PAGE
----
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Unformatted text preview: 3520-3: 8/24/200911Lecture 3: Income from Property, Capital gains and Capital Losses1.1Topics CoveredThis weeks lecture looks at the basics of how investments are taxed, i.e. the taxation of interest, dividend and rental income (earned while the investment is held) and the taxation of capital gains and losses (generally earned when an investment is sold).CTP ch. 6 covers property income and expenses, i.e. how dividend income, interest income, rental income and other types of property income are taxed and the expenses that can be deducted against this income.CTP ch. 7 covers capital gains and losses, i.e. how the gain on the sale of an investment (including your home) is taxed during your lifetime.As before, urls to background materials are included for those who are interested in additional information.1.2Designated problemsExercises 6-3, 6-6 to 6-8, self-study problem 6-3Exercises 7-2, 3, 21, 22 and 25.2Property Income [6-2 to 6-4]passive income from investments (investment income)most interest, dividends, rental income (minus expenses) and royaltiesIn some cases, a corporation's activity of earning property income can be considered an active business, e.g. a corporation earning investment income because of the number of employees (more than 5 full-time employees throughout the year)Most of the rules in subdivision b of Division B of Part I of the ITA apply to both income from business and property2.1A few significant differences between business and property income:You cannot generally create or increase a property loss on a rental property with CCAFor a background note on CCA, see http://www.parl.gc.ca/information/library/prbpubs/prb0606-e.htmYou cannot deduct cumulative eligible capital amount (CECA) and convention expenses against property income (only business income) Attribution rules apply to property income (and capital gains, in the case of spousal loans and transfers) but not business income.3520-3: 8/24/20092You cannot deduct home office expenses against property income according to the case law2.2Interest Expense [6-5 to 6-9]The general rule allowing the deduction of interest expense is ITA 20(1)(c). The conditions are as follows:The interest expense mustbe pursuant to a legal obligation, e.g. a signed agreementmeet a purpose test = to produce income from business or property (not capital gains)relate to funds directly used for that income-earning activityRead 6-6, 6-8 and 6-9 2.2.1Deemed Interest Expense [ITA 80.5]The deemed interest benefit on employee loans is deemed to be interest paid for purposes of ITA 20(1)(c) and 8(1)(j)126.96.36.199ExamplesThe imputed interest benefit on a loan made to an employee to buy company shares is typically deductible (since the shares (can) earn dividend, i.e., property, income)The interest benefit is reported as employment income. The interest (deemed paid) can be deducted as an investment expense under ITA 20(1)(c)The imputed interest benefit on a loan to buy a car for employment use is...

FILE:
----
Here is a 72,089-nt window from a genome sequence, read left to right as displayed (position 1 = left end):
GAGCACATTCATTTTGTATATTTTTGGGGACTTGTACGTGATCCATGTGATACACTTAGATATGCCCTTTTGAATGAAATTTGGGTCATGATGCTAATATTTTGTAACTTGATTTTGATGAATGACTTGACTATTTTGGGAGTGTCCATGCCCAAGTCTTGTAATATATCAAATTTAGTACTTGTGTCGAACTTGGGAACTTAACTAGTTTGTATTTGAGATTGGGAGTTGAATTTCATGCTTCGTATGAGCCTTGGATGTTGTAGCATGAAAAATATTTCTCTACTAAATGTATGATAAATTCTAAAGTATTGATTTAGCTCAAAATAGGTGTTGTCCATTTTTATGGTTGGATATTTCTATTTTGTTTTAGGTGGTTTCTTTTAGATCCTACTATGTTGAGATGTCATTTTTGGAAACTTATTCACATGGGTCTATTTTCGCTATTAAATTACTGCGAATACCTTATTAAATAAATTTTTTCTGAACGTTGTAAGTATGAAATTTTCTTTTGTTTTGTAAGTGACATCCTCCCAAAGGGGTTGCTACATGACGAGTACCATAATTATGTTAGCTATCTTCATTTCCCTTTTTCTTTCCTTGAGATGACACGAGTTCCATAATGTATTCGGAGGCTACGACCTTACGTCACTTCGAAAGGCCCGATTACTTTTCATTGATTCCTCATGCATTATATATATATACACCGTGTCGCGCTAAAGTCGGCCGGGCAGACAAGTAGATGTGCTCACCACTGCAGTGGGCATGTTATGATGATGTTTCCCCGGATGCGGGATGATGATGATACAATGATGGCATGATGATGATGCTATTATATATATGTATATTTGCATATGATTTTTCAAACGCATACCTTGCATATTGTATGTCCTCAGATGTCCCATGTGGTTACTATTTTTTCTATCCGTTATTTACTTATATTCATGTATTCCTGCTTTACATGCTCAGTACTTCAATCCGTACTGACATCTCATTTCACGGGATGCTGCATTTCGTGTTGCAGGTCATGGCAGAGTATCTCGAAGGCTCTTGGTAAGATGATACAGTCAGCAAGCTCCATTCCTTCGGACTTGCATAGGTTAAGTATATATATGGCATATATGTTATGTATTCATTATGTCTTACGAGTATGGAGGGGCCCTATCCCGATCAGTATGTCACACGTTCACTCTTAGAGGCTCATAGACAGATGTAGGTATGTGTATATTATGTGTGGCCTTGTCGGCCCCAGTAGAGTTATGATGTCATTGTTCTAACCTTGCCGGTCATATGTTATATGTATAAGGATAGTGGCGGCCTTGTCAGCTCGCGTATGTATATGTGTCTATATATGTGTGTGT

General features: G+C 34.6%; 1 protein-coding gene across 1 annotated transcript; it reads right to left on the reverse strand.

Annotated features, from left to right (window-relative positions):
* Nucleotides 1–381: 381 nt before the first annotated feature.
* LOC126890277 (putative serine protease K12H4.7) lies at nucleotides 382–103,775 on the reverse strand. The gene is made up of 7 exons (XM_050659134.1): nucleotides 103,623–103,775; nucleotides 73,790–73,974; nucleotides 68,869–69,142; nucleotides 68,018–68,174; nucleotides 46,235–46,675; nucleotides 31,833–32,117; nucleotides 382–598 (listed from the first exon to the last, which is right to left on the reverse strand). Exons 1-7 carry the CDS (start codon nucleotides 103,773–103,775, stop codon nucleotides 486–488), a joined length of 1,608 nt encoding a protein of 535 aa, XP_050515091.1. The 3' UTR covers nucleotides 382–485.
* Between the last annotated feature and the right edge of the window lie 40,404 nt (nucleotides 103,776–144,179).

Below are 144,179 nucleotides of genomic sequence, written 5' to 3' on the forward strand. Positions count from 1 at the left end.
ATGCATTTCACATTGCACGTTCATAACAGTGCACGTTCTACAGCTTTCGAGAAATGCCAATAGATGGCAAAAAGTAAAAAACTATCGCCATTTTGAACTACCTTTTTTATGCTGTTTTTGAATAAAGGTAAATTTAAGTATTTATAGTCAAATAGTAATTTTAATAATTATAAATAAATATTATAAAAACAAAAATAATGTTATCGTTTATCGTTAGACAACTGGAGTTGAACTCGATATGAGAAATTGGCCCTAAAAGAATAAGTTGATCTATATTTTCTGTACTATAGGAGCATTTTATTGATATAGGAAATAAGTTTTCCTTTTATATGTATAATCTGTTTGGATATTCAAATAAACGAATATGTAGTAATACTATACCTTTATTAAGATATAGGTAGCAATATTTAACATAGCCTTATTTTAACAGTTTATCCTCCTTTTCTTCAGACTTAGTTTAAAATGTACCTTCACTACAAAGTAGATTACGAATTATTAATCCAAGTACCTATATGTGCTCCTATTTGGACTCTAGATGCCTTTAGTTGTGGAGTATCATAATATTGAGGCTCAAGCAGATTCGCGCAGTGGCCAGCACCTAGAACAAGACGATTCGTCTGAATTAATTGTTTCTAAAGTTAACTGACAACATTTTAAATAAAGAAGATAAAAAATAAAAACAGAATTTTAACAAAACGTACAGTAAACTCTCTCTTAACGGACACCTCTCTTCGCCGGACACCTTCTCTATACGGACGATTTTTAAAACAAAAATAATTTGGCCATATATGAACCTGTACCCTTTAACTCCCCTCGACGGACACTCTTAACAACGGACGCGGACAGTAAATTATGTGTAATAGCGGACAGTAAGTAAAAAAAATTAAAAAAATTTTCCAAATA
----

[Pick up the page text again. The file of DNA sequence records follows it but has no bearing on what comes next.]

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- Spring '09